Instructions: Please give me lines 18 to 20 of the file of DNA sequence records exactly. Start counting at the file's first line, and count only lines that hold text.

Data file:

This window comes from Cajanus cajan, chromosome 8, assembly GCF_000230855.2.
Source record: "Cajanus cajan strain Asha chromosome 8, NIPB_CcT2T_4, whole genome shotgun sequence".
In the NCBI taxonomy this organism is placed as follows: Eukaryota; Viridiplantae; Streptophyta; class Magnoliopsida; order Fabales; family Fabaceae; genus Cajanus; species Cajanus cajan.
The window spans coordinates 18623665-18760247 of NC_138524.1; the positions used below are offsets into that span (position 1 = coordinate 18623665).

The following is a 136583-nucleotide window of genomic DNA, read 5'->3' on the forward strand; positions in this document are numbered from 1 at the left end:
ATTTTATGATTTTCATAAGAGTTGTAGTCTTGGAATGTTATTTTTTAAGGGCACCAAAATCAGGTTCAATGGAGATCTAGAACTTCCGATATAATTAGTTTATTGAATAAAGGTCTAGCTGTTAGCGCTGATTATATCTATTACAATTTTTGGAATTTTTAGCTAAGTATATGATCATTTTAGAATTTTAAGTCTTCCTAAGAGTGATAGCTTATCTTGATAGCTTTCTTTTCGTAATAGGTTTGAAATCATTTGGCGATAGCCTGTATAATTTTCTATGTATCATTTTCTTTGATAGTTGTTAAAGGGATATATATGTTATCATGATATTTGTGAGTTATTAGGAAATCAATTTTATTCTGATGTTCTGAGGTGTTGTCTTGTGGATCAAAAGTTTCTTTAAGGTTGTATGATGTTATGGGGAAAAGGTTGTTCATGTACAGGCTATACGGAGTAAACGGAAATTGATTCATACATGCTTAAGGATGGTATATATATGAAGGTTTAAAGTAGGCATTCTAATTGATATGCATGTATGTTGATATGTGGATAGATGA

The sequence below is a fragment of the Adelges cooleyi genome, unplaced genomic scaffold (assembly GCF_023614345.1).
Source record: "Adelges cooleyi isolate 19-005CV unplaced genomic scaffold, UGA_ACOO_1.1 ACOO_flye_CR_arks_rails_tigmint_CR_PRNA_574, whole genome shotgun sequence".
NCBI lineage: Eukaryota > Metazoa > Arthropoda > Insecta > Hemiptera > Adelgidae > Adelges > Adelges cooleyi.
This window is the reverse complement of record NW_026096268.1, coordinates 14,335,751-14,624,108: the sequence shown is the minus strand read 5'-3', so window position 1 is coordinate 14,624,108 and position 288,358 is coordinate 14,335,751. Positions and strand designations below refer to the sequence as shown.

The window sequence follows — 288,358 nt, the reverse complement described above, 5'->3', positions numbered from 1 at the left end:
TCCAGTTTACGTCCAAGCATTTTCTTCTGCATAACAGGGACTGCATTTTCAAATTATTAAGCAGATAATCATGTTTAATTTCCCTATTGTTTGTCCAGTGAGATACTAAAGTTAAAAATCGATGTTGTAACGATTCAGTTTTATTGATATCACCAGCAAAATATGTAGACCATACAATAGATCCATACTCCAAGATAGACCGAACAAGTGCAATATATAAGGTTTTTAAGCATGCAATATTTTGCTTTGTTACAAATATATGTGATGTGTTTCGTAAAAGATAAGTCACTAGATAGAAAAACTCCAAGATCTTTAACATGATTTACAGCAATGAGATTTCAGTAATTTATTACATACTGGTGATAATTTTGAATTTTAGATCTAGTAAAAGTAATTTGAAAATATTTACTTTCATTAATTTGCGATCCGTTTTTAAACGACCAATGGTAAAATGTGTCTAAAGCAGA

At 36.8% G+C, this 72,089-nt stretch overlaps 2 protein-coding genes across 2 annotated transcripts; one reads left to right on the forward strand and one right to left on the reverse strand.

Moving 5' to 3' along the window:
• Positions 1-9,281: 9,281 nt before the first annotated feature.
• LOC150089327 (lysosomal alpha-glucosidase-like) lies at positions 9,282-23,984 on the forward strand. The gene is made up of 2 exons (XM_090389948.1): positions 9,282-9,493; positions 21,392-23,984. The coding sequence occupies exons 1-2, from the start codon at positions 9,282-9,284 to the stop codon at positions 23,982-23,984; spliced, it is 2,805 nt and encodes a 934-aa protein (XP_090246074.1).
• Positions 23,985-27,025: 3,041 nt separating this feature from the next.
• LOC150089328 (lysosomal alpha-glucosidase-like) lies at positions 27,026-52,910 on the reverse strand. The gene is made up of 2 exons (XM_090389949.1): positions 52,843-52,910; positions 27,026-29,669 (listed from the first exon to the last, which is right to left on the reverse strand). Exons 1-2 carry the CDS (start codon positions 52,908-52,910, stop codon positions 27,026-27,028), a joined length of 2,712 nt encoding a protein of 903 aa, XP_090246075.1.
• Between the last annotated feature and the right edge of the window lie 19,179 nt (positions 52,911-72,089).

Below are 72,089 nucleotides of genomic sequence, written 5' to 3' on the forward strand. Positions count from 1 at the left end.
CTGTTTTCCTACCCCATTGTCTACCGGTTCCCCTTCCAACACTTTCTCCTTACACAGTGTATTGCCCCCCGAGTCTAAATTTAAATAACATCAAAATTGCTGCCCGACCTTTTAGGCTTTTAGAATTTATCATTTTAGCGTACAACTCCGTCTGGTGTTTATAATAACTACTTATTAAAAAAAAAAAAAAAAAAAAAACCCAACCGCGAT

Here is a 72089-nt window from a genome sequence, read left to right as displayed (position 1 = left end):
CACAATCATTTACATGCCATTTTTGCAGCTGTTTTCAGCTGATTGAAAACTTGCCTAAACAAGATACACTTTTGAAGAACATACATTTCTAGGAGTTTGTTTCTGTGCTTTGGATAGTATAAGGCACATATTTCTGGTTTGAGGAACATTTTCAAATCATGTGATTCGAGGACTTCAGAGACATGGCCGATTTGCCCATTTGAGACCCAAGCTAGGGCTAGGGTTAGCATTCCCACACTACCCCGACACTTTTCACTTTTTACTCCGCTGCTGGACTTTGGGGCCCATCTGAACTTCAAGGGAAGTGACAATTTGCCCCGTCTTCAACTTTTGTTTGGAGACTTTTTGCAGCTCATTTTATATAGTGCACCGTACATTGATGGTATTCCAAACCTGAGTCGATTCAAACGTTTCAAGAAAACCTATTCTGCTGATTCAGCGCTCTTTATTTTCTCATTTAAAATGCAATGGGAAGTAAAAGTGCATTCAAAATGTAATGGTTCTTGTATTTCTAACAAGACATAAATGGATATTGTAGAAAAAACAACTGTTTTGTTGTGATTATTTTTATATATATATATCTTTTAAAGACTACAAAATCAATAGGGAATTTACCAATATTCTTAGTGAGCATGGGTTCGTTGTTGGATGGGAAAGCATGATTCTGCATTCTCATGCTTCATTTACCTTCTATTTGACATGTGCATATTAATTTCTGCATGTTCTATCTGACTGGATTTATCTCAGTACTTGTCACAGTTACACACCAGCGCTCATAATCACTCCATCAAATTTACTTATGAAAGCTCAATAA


• LOC150089328 (lysosomal alpha-glucosidase-like) lies at positions 27,026-52,910 on the reverse strand. The gene is made up of 2 exons (XM_090389949.1): positions 52,843-52,910; positions 27,026-29,669 (listed from the first exon to the last, which is right to left on the reverse strand). Exons 1-2 carry the CDS (start codon positions 52,908-52,910, stop codon positions 27,026-27,028), a joined length of 2,712 nt encoding a protein of 903 aa, XP_090246075.1.
• Between the last annotated feature and the right edge of the window lie 19,179 nt (positions 52,911-72,089).

Below are 72,089 nucleotides of genomic sequence, written 5' to 3' on the forward strand. Positions count from 1 at the left end.